United States signs Arms Trade Treaty


Eighteen countries, including the United States, have signed a new treaty regulating international trade in conventional arms on the sidelines of the annual UN General Assembly high-level debate this week.

Secretary-General Ban Ki-moon said the total number of signatories was now more than half of all UN Member States.
“It is of particular significance that the largest arms exporting country in the world, the United States, is now also among those countries who have committed to a global regulation of the arms trade,” Ban said.

Among other provisions, the new treaty – which will enter into force once it receives 50 ratifications – includes a prohibition on the transfer of arms which would be used in the commission of genocide, crimes against humanity and certain war crimes.

The treaty was adopted by a vote in the 193-member General Assembly in April after the final UN Conference dedicated to the issue failed to garner consensus on a text. The signatures received so far push the number of signatories to 107, with two more expected.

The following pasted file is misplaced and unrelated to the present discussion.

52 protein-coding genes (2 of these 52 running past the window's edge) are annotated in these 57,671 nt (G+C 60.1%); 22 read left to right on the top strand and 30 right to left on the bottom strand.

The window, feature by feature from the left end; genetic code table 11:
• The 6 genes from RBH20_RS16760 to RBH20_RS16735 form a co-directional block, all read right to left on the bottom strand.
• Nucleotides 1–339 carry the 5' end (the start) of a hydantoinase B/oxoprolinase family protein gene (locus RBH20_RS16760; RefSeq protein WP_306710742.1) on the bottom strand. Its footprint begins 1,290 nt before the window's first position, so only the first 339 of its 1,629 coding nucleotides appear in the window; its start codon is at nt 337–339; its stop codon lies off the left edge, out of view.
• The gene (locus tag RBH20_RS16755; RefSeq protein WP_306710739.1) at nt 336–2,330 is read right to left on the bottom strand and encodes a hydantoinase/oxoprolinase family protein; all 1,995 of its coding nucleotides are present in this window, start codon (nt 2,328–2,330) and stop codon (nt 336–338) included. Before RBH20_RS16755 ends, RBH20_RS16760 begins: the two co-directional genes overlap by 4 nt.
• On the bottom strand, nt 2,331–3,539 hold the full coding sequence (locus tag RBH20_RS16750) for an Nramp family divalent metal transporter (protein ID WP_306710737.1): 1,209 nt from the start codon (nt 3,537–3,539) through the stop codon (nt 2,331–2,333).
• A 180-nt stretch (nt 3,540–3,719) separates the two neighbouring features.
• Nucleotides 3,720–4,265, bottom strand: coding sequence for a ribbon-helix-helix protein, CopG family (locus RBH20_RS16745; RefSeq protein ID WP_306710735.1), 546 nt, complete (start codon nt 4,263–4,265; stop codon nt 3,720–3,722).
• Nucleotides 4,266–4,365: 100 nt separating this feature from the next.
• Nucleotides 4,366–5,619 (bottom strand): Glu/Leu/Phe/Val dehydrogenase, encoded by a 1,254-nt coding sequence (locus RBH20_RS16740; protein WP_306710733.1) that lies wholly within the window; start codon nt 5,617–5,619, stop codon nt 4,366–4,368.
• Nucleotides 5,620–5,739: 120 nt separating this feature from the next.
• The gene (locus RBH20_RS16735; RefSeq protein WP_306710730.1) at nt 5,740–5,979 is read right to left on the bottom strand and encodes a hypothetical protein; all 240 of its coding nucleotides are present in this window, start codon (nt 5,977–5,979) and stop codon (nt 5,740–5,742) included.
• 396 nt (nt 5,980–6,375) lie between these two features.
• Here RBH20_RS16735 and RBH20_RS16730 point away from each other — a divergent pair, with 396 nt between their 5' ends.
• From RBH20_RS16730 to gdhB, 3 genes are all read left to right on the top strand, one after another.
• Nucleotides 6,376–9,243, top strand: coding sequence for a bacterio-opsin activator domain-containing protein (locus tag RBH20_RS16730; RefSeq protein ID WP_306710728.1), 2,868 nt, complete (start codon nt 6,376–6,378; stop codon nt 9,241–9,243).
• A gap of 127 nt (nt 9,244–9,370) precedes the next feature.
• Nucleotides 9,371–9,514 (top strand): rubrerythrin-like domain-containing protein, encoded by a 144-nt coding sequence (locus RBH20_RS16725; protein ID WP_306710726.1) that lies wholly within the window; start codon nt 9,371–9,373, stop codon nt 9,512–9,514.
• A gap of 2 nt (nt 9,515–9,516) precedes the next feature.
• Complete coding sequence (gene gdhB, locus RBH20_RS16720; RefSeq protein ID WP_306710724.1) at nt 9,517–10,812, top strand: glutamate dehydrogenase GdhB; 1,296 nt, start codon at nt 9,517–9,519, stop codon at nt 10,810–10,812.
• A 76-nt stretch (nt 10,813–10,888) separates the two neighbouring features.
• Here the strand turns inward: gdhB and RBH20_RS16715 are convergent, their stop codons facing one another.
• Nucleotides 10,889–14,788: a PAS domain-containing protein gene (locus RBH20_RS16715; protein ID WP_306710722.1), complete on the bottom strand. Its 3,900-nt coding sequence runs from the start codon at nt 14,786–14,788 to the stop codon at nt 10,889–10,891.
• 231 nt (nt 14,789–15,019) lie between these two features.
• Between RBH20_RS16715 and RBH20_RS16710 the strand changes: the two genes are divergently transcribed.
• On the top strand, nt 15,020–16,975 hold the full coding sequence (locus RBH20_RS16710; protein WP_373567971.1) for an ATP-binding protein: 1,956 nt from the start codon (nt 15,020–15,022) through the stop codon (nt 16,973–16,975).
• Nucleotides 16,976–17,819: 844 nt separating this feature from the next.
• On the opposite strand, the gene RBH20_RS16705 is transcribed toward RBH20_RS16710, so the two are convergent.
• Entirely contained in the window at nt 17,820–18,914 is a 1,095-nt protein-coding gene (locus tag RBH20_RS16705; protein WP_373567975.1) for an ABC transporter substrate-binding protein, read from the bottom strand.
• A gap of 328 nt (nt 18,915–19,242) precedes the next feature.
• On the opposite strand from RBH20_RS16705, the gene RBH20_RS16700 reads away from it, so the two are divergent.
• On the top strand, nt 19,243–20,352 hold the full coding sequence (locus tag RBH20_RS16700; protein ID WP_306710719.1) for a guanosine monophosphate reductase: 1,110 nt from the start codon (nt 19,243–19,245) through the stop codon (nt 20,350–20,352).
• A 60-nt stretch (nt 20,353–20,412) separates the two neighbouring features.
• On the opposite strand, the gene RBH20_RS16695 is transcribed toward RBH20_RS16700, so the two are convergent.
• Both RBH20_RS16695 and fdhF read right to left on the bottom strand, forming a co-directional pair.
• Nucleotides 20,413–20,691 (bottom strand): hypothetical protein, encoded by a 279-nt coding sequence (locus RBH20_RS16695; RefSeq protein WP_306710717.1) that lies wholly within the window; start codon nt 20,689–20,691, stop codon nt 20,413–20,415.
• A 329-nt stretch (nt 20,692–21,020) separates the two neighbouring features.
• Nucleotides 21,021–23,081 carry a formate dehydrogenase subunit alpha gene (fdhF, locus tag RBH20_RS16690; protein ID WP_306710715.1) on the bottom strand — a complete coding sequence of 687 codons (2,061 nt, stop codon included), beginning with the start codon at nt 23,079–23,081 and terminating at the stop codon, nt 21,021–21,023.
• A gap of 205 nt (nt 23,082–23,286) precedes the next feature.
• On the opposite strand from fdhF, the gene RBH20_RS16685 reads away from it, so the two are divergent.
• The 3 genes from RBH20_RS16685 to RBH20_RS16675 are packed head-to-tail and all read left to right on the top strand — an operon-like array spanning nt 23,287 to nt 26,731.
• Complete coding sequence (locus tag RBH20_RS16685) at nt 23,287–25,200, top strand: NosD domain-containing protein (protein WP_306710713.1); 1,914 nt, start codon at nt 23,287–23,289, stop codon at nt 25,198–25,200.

The treaty regulates all conventional arms within the categories of battle tanks, armoured combat vehicles, large-calibre artillery systems, combat aircraft, attack helicopters, warships, missiles and missile launchers and small arms and light weapons.

A 2011 study commissioned by the UN High Commissioner for Refugees (UNHCR), entitled “The Global Burden of Armed Violence,” documented that more than half a million people die as a result of armed violence every year, fuelled in many cases by the widespread availability of weapons. Many more suffer horrific injuries and abuses, including rape, while still more are forced from their homes.

The Secretary-General believes the newest signings “will contribute to efforts to reduce insecurity and suffering for people on all continents,” his spokesperson said, adding: “He calls upon other countries to follow suit.”